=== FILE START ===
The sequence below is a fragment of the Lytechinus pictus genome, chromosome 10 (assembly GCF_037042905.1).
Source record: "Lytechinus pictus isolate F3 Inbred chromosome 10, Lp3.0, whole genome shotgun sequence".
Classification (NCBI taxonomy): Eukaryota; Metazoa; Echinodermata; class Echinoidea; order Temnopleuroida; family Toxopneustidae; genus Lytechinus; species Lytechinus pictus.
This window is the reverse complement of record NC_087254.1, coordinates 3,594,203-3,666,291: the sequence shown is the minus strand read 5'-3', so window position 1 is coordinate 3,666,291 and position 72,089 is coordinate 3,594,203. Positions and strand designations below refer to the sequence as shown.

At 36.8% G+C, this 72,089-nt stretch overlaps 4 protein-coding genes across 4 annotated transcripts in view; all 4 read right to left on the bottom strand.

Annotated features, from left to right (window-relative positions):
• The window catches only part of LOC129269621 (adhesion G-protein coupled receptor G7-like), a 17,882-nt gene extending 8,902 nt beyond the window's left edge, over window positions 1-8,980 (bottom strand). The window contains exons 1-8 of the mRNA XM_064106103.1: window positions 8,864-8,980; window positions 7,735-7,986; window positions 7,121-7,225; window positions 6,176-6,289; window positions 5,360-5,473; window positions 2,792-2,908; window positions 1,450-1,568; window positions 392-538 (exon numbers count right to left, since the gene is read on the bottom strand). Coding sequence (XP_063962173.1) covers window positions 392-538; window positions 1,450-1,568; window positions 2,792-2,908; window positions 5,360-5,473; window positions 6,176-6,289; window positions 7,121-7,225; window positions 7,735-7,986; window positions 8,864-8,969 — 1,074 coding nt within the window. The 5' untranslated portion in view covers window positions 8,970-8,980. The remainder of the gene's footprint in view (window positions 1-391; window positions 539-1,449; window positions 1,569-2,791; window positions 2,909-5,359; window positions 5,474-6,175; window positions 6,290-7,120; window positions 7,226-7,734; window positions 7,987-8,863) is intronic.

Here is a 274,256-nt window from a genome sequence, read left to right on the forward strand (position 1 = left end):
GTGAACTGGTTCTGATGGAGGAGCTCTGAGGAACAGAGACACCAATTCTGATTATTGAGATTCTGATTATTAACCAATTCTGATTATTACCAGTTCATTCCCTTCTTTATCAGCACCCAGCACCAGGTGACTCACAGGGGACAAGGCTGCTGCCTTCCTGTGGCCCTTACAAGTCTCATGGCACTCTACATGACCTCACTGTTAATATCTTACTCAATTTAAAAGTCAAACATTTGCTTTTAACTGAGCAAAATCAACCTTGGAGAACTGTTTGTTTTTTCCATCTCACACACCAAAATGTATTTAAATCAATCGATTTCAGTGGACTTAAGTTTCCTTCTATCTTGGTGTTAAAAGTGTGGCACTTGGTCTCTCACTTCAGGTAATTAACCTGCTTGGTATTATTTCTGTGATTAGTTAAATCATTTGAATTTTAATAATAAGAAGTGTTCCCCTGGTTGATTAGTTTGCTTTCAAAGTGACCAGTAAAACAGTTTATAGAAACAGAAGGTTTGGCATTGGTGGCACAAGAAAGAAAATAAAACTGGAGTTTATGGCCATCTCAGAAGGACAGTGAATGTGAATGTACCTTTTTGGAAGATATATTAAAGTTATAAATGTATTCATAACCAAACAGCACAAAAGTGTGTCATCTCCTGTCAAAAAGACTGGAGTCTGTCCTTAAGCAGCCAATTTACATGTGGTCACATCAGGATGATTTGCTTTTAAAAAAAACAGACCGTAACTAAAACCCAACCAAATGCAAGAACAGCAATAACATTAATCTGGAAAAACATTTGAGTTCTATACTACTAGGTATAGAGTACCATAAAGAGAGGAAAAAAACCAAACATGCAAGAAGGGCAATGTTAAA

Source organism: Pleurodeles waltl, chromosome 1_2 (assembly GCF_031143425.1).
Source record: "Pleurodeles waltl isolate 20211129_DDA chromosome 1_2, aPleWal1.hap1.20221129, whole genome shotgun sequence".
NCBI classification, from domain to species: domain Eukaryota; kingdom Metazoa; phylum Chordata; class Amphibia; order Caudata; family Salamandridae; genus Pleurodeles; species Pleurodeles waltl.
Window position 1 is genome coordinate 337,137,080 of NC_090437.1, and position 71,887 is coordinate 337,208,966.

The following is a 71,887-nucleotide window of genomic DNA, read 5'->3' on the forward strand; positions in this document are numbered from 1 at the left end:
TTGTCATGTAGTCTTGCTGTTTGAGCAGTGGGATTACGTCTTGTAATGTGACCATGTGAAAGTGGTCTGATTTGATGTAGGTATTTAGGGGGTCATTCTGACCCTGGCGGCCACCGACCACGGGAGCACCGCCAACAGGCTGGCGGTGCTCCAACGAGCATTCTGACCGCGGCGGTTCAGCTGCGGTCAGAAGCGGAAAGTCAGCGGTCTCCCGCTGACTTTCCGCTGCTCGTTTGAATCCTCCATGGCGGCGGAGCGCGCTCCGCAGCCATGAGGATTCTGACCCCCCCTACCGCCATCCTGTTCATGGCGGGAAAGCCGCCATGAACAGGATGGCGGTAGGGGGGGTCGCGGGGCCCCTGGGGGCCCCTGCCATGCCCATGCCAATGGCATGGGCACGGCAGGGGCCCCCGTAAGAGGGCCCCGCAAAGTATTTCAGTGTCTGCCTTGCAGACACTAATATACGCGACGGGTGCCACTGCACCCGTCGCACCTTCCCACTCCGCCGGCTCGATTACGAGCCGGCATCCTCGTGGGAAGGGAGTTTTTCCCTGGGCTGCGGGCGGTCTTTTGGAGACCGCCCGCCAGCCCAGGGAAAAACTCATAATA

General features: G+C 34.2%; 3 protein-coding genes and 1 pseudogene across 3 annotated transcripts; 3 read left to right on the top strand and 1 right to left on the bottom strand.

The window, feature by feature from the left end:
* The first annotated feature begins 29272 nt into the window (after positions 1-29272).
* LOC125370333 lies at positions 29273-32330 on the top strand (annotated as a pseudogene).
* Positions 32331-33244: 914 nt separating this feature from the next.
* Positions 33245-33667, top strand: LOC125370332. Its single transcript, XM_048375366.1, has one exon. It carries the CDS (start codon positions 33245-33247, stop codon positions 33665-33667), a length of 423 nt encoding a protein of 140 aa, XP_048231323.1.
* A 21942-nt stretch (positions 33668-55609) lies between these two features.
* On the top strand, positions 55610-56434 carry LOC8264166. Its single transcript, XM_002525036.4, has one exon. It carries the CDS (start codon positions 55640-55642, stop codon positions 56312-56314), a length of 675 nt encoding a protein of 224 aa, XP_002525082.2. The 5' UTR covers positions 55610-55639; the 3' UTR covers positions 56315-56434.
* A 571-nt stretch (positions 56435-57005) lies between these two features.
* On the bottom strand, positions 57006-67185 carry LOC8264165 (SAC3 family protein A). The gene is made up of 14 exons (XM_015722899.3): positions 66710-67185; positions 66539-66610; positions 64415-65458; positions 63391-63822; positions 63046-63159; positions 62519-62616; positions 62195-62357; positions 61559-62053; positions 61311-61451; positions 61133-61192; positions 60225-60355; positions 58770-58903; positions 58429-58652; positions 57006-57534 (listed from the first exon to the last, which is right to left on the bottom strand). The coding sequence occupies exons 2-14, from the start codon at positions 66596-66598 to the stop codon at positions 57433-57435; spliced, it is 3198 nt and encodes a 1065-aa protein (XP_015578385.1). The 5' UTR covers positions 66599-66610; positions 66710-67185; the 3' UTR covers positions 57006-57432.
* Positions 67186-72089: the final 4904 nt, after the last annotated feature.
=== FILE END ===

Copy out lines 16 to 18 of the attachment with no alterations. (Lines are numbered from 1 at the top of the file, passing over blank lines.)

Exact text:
General features: G+C 34.2%; 3 protein-coding genes and 1 pseudogene across 3 annotated transcripts; 3 read left to right on the top strand and 1 right to left on the bottom strand.

The window, feature by feature from the left end:
* The first annotated feature begins 29272 nt into the window (after positions 1-29272).